Unconfessed sin short-circuits the flow of God's power in your life. Let me illustrate. One day, as I was operating the controls of my son's electric train, it suddenly stopped running. I could not figure out what was wrong. I took the train apart, and put it back together. I pushed the plug in and out of the socket; nothing happened. Then I discovered that a little piece of metal -- a "No Left Turn" sign -- had fallen across the tracks, short-circuiting all the electrical power.
To maintain a victorious Christian life and live as a spiritual Christian, you must keep short accounts with God. By that I mean, you confess any sin that enters your life the moment God's Holy Spirit reveals it to you. If you refuse to confess your sin, you become carnal and walk in the shadow instead of in the light of God's love and forgiveness.
Third, you repent. You change your attitude, which results in a change of action. Through the strength of the Holy Spirit, you turn from your sins and change your conduct. Instead of giving in to the compulsion to what your worldly, fleshly nature wants to do, you now do what God wants in the power of the Holy Spirit.
Through confessing your sins, you begin the process of "Spiritual Breathing" by exhaling. You change from a worldly Christian to a spiritual Christian by inhaling, appropriating the fullness and power of the Holy Spirit by faith. Many people today deny the stain of sin in their lives. Others attempt to ignore sin's smudge by saying, "It's not so bad." Some try to excuse their blemish claiming, "I'm no worse than anyone else." And many others attempt their own methods to overcome sin's blot in their lives. But the only hope anyone has to overcome sin is a supernatural cleansing -- the cleansing that only God can perform through His Son, the Lord Jesus, who died and shed His blood for our sins.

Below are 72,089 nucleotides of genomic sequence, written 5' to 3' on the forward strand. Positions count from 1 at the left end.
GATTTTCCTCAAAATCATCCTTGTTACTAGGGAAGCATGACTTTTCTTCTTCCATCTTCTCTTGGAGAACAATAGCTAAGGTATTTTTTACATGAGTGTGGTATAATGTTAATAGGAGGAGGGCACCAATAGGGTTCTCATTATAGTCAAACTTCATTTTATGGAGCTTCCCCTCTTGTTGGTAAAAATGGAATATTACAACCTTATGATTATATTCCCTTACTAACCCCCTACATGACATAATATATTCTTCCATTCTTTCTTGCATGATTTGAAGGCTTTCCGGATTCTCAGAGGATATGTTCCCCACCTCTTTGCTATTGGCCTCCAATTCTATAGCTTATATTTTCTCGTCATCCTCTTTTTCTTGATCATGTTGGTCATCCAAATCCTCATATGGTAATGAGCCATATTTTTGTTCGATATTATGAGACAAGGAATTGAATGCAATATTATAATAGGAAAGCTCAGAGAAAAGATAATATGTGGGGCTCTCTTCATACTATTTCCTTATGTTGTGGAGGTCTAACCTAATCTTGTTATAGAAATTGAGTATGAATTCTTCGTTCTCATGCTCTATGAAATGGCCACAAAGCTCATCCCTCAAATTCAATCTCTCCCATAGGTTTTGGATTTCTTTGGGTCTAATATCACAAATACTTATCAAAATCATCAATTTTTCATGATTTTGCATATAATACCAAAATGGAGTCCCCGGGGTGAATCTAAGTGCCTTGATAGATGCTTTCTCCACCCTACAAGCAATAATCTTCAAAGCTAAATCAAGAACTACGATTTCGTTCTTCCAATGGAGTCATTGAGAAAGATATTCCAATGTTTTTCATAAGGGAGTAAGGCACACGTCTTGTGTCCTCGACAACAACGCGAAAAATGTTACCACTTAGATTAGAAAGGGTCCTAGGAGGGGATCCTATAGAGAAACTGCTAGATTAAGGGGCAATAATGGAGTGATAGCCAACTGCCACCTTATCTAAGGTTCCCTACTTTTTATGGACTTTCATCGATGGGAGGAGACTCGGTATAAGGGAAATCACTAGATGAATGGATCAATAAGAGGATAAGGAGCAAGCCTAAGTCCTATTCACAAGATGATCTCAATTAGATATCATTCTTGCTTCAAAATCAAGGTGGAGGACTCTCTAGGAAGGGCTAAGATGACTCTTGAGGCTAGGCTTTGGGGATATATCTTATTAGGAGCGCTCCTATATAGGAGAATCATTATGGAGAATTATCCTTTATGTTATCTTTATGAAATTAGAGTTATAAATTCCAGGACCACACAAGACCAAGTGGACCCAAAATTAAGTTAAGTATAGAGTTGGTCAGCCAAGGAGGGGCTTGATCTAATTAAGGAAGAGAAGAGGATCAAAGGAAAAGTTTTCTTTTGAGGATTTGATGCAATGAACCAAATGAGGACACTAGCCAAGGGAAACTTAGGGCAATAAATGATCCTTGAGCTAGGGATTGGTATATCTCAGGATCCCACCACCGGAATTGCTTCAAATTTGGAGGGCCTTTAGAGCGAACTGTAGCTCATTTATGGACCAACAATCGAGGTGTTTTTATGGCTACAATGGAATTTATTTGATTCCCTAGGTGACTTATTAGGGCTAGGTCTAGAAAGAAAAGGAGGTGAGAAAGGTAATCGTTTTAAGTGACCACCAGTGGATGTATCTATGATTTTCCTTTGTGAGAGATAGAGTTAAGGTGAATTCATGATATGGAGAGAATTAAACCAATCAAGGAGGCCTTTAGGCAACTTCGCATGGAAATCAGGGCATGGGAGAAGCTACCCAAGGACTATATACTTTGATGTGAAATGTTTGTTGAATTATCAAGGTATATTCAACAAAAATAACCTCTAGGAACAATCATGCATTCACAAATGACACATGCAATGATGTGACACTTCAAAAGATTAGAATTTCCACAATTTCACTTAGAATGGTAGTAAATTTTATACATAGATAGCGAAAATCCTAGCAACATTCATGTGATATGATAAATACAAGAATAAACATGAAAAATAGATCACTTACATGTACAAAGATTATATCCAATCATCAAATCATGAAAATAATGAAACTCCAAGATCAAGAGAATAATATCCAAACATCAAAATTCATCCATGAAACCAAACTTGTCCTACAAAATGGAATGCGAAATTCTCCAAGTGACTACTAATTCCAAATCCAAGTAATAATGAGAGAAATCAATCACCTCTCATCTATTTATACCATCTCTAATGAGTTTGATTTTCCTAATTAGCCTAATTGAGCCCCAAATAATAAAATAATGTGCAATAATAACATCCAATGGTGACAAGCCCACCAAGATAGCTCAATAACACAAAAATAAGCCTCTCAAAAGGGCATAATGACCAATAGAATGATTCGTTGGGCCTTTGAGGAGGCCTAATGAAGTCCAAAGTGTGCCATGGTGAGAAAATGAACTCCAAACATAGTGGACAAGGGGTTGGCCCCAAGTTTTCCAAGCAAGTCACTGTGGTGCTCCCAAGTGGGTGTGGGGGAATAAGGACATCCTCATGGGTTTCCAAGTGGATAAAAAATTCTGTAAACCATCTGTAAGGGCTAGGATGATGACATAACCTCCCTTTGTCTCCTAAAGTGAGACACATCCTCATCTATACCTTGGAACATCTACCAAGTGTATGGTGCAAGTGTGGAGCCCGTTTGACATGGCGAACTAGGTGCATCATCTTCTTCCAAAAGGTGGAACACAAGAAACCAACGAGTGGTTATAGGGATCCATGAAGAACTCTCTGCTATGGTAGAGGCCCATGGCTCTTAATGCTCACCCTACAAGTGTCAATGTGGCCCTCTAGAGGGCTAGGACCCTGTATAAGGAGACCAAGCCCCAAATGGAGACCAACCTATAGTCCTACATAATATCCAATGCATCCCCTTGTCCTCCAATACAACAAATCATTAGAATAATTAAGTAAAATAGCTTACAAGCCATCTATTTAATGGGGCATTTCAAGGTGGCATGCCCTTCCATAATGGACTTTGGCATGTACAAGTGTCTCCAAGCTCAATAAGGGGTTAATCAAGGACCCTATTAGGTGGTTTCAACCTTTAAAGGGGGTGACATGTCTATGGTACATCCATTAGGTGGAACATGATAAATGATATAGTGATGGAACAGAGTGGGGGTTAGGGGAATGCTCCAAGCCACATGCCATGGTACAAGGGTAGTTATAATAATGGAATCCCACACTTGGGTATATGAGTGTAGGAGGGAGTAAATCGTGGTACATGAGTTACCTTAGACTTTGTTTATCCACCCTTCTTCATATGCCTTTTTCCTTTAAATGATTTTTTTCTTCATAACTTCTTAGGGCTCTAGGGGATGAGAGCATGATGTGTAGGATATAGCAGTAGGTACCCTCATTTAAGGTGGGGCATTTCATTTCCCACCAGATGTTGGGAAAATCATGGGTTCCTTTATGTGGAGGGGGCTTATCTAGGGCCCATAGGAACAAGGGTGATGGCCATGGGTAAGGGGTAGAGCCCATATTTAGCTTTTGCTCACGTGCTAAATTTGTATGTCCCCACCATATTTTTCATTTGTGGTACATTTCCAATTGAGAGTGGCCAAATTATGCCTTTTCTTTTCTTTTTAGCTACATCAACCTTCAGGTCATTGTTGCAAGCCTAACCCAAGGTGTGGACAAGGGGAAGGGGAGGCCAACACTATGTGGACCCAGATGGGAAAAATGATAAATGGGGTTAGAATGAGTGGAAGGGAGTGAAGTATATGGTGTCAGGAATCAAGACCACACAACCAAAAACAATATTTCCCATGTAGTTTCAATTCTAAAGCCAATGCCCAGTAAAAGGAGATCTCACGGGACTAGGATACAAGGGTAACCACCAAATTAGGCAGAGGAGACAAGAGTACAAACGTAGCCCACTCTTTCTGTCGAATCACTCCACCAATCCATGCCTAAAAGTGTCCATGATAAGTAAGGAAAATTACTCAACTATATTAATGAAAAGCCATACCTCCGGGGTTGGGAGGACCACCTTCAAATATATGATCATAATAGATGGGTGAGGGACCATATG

King David was well acquainted with sin. Psalm 51 was written after Nathan the prophet had come to inform David of God's judgment against him because of his adultery with Bathsheba and his murder of Uriah, her husband. Yet David is described as a man after God's own heart because he was repentant. "O loving and kind God, have mercy," he wrote. "Have pity upon me and take away the awful stain of my transgressions. Oh, wash me, cleanse me from this guilt. Let me be pure again. For I admit my shameful deed..." (Psalm 51:1-3, TLB).
And in Psalm 32 he expresses the joy he felt over God's love and forgiveness:
What happiness for those whose guilt has been forgiven! What joys when sins are covered over! What relief for those who have confessed their sins and God has cleared their record.